4. Other Cell Surface Molecules Used for Antigen Delivery to Dendritic Cells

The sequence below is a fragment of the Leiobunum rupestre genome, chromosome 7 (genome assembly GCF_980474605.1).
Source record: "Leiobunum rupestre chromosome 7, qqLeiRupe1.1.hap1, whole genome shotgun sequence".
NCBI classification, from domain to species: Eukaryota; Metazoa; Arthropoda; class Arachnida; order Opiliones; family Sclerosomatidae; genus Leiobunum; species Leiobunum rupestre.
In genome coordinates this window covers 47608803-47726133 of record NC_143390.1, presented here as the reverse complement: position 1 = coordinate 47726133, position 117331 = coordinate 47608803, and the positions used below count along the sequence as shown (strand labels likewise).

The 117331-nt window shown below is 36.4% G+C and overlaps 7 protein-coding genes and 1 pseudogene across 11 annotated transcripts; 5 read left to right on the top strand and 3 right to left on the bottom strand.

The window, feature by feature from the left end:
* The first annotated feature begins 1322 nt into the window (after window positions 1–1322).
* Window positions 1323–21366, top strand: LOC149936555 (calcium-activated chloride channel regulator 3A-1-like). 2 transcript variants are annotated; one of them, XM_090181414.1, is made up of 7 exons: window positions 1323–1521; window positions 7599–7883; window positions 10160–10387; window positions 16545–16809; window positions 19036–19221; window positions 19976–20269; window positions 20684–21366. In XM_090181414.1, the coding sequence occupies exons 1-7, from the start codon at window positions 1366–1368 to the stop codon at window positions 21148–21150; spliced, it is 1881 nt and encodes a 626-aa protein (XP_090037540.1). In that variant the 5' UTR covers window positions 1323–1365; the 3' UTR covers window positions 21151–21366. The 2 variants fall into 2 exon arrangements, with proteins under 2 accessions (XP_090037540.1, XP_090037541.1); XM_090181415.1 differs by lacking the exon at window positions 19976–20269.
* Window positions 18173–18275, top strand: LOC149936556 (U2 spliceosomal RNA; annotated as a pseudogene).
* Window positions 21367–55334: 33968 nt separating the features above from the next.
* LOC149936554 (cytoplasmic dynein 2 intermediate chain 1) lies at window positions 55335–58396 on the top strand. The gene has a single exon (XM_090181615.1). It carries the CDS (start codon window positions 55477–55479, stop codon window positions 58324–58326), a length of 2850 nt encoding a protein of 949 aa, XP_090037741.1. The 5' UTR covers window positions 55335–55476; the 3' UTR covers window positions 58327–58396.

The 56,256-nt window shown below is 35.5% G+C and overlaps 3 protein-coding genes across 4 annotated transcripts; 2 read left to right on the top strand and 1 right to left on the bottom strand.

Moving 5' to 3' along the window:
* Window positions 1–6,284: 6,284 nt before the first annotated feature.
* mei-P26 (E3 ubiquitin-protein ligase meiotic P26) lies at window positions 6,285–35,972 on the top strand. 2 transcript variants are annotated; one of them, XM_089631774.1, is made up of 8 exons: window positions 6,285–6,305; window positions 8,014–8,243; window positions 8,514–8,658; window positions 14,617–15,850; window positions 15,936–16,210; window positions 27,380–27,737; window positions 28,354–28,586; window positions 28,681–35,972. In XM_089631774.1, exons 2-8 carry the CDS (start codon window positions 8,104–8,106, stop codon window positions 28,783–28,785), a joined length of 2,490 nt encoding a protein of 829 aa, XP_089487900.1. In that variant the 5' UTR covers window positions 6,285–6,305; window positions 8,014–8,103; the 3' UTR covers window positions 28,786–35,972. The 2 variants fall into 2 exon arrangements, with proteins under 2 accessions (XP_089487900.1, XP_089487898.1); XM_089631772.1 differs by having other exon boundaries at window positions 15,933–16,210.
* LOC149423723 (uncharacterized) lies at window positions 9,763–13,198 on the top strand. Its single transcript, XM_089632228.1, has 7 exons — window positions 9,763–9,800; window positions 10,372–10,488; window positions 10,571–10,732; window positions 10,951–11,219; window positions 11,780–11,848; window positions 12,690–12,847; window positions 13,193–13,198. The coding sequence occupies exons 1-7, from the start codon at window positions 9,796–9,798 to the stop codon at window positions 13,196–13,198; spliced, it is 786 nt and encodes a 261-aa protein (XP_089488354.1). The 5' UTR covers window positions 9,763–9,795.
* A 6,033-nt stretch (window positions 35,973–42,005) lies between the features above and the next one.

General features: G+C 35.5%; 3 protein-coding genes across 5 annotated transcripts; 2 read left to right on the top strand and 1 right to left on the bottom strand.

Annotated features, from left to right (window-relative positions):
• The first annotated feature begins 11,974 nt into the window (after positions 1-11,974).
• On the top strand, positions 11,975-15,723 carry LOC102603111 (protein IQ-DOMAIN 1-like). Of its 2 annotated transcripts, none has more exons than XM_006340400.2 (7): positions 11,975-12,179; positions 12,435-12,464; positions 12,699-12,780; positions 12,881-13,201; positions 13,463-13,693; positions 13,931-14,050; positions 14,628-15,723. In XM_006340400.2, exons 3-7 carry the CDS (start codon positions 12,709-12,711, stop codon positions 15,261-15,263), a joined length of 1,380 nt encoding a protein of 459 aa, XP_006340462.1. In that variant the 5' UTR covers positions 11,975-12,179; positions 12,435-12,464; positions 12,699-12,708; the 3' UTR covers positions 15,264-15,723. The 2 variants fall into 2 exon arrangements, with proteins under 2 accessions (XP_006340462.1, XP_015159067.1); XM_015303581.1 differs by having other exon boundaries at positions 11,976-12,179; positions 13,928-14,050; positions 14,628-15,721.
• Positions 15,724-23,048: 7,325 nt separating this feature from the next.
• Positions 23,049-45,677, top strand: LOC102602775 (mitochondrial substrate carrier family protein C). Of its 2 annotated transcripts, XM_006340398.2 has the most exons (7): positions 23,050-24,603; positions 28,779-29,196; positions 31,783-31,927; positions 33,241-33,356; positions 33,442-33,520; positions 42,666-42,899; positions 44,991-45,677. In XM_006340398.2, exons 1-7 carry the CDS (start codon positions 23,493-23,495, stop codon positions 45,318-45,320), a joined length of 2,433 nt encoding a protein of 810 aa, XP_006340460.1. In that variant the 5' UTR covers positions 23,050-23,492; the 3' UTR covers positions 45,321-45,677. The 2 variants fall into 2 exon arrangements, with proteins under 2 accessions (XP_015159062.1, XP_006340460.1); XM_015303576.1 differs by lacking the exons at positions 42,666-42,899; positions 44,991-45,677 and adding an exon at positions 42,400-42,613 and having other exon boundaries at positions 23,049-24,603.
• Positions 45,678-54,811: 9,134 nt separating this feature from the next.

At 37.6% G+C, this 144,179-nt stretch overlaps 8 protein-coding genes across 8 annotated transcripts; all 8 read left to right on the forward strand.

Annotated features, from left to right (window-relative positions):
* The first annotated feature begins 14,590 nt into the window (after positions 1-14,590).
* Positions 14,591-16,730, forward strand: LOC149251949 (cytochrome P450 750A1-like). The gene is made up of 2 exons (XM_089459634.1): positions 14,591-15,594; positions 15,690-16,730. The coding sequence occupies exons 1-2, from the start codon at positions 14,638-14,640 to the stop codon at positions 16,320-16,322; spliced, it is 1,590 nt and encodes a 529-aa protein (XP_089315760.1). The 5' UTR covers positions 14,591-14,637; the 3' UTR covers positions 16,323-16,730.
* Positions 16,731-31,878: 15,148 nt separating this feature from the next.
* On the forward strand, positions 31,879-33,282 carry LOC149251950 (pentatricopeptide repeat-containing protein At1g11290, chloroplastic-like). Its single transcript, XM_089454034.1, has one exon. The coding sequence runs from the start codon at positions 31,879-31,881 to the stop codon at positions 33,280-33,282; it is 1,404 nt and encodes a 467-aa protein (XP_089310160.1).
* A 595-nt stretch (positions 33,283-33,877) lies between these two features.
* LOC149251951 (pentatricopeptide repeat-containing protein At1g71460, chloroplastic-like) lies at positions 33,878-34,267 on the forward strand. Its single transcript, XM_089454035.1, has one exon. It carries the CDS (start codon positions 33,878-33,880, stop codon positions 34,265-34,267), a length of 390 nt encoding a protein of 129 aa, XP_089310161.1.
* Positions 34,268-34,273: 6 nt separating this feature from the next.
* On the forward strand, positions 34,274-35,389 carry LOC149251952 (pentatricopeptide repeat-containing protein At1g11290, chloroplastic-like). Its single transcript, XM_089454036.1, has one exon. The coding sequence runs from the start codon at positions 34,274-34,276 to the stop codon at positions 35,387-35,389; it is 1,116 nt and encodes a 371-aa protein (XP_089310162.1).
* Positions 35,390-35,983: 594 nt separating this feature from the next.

The successful delivery of antigens via DEC-205 prompted the introduction of recombinant antibodies targeting other surface molecules present on cDC and pDC, and many such antibodies used a similar design originated by the recombinant anti-DEC-205 but utilized V regions from the original antibodies specific for the corresponding molecules [9,45,46,47,55,65,66,74,104,105]. In addition to recombinant chimeric anti-CD11c to deliver antigens to all murine cDC, irrespectively of subsets, multiple other antigen-targeting antibodies have been used. Langerin (CD207) is a transmembrane protein expressed on the cell surface of Langerhans cells as well as on some cDC1 of the spleen and skin, draining lymph nodes in mice, and has been identified on human Langerhans cells and tissue cDC2 [106,107,108,109,110,111,112,113,114,115,116,117,118]. Antigen-delivering anti-Langerin antibodies target antigens to Langerin+ cDC of the spleen and peripheral lymph nodes and dermal Langerin+ cDC, resulting in lessened EAE symptom severity in a manner similar to that observed following administration of anti-DEC-205-MOG [9,46,74,104]. Trem-like 4 (Treml4) is a member of the “triggering receptor expressed on myeloid cells” family that binds apoptotic or necrotic cells and is expressed in mice, predominantly on cDC1 as well as splenic macrophages [66,119]. The targeting of diverse antigens to Treml4+ cDC1 by anti-Treml4 antibodies elicited both CD4+ and CD8+ T cell responses, but the effects of antigen delivery on disease severity in various models, including tumor transplantation and EAE, remain to be more fully elucidated [46,66]. C-type lectin domain family 9A is an endocytic C-type lectin receptor that binds necrotic cells and is also known as dendritic cell natural killer lectin group receptor-1 (Clec9a, DNGR-1). It is primarily expressed by murine cDC1 and pDC, human cDC1, and some B cells, and antigens taken up in a Clec9a-dependent manner can be presented on MHC-I and MHC-II [120,121,122,123,124,125,126,127]. Under steady state conditions, antigens delivered to cDC using anti-Clec9a chemically conjugated antibodies and presented on MHC-II prompted the differentiation of pTregs [44]. In contrast, antigen targeting Poly(I:C)-matured DC using recombinant anti-Clec9a antibodies resulted in Th1 CD4+ and CD8+ T cell priming comparable to that observed following administration of anti-DEC-205-Ag or anti-Langerin-Ag [9,74]. Targeting through Clec9a in a humanized mouse system resulted in a powerful priming of CD8+ T cells [128].